Dancing to the marginal cost of a student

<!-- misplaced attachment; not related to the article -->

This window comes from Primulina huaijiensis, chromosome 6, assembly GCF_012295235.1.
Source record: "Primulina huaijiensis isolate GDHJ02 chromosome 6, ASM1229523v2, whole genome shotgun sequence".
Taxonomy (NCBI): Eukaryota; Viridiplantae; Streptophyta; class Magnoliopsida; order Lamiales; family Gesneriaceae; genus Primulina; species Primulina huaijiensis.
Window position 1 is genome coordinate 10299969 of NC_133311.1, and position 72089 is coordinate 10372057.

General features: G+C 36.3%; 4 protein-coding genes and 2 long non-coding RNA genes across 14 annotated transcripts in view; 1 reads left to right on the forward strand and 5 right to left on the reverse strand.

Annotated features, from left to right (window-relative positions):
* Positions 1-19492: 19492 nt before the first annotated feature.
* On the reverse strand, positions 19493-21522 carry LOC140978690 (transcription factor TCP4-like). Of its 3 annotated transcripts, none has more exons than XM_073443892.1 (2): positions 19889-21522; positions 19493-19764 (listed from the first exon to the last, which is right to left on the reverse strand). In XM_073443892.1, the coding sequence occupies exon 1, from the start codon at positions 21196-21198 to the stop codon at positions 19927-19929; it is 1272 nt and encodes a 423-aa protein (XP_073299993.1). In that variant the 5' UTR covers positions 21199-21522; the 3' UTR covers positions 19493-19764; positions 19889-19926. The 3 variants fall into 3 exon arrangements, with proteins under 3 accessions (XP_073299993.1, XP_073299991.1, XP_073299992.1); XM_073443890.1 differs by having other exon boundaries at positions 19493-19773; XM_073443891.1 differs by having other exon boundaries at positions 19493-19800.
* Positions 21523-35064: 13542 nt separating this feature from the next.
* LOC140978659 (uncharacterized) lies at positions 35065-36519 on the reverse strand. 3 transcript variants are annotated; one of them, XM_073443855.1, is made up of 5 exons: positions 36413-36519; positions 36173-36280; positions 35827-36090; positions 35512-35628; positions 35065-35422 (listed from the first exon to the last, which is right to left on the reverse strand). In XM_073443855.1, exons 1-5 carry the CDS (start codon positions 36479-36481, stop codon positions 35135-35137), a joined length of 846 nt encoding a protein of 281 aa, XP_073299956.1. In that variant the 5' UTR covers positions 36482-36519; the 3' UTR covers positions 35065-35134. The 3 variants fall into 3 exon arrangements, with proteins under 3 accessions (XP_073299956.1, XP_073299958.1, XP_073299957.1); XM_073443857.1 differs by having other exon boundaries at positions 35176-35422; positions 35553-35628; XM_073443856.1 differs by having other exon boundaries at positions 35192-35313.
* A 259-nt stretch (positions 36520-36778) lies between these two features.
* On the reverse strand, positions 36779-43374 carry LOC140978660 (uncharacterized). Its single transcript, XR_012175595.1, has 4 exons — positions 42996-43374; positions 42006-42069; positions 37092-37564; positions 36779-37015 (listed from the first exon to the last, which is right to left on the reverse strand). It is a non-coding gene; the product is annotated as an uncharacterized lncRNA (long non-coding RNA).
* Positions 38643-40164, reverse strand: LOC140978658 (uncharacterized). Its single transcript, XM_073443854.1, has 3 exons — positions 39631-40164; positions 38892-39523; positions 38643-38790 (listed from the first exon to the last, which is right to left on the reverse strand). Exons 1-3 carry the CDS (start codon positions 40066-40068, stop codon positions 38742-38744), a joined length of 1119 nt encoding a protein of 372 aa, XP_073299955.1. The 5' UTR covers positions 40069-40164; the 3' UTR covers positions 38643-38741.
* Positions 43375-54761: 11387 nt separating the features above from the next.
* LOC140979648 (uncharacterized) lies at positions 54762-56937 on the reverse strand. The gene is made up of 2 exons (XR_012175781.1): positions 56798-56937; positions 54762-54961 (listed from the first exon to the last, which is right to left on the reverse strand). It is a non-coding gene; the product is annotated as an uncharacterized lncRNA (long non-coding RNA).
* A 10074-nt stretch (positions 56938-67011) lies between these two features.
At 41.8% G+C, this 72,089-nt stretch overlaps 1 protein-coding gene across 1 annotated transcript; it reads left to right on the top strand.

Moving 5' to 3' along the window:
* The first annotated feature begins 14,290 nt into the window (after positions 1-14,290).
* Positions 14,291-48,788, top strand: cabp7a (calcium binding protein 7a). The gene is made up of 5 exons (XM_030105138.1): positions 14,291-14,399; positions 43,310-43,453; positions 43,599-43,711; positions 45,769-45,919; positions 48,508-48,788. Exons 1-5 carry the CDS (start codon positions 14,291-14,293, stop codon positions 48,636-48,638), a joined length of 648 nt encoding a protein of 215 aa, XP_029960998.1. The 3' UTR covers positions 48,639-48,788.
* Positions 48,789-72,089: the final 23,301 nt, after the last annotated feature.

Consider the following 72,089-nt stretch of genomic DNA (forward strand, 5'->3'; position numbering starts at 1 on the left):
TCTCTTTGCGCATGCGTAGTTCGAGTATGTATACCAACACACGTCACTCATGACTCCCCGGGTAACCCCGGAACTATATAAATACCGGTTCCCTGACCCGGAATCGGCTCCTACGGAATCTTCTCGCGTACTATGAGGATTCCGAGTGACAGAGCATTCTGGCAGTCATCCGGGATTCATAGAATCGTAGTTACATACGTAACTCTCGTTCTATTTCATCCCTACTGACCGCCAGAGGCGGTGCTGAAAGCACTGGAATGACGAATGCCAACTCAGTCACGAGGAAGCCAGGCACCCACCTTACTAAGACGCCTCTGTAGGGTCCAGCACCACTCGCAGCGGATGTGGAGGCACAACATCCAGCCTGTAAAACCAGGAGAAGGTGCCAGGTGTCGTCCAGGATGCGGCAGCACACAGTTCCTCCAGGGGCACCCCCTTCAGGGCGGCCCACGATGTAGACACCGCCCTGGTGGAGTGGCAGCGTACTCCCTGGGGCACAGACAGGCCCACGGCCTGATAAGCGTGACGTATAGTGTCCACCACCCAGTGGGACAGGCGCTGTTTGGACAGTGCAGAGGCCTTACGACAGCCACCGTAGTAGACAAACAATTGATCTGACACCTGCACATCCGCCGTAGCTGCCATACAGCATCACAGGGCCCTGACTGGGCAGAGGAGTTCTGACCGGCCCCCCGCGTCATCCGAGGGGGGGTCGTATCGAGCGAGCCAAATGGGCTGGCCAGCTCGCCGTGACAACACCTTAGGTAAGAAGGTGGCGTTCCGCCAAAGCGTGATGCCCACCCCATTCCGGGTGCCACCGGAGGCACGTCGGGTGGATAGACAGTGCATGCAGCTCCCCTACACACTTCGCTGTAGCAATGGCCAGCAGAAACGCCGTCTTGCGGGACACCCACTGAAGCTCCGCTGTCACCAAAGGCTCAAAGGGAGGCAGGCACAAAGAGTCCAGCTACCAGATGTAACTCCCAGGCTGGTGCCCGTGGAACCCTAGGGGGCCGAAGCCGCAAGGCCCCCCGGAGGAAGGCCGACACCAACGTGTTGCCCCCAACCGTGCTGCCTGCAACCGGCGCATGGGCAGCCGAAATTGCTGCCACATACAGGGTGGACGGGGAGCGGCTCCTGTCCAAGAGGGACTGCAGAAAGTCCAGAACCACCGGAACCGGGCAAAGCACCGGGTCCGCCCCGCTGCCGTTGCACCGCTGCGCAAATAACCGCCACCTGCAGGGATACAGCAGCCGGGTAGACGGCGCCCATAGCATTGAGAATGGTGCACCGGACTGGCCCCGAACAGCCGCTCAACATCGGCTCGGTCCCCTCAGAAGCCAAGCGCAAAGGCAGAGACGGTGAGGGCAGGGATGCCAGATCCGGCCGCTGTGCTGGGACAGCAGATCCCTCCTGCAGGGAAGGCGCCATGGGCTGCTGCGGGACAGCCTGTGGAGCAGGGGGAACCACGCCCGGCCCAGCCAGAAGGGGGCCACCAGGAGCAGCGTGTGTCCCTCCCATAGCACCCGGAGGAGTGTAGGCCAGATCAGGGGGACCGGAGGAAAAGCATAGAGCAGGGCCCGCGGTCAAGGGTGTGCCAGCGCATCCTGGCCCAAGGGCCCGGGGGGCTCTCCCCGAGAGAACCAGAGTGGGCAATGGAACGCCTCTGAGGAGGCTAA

Jive swings in student marginal cost are not good for further education.Many further education colleges and universities are gearing themselves up for an increase in student numbers. To cater for this much higher demand many institutions have builders on site that are busy refurbishing and adding extra space.A Guardian survey reveals some institutions setting ambitious targets by as much as 50%. The impetus behind this new confidence is the removal of government limits to student numbers. Now institutions can take on unlimited numbers of home and EU undergraduate students. However removal of the limits does not necessarily mean that colleges should throw financial caution to the wind or that the demand will be there.Increases in student numbers to the level that some educational institutions are predicting will have an impact on courses taught and staffing. Some courses cost more than others and the combined effect of a rise in total cost can dramatically change the marginal cost of a student.Why is the marginal cost important?Marginal cost is an important concept in education. It is the increase or decrease in the total cost that a college or university will incur by enrolling one extra student where economies of scale are important. If the student fee is greater than the marginal cost then university funds will be greater than the added cost. However if the fee is less than the student marginal cost then the institution will lose money.Political intervention can make or break education finances and any careful financial forecasting and planning by the college as costs, income and student numbers dance to different tunes could waltz smoothly into the red.Labour were looking to lower tuition fees to £6,000 for students starting university in September 2016 a move which could result in a dip in student enrolments in September as school leavers look to delay starting their courses. This kind of yoyo forecasting is difficult for colleges because while lower student fees may be great for the student the marginal cost can vary greatly and could have a detrimental effect on the college.Expansion requires significant investment and is a long term decision. Short term political decision taking for populist voting can have significant financial impact on colleges and make financial planning precarious to say the least. Blaming the Principal for such jive swings in the finances is not always fair and reasonable yet many governing stakeholders try to do this as a way of explanation.Courses can be cross subsidised, but using the marginal cost for student intake is a way to decide whether a college wants to quick step or rumba into the new student year. Diseconomies of scale will show if more lecturing staff, more management, or more equipment is required for the extra numbers of students and if student enrolments have been fully tapped up if moving into the high marginal rate is economic or not. Removal of the limits on student numbers may sound tempting but the laws governing business economics still need abiding.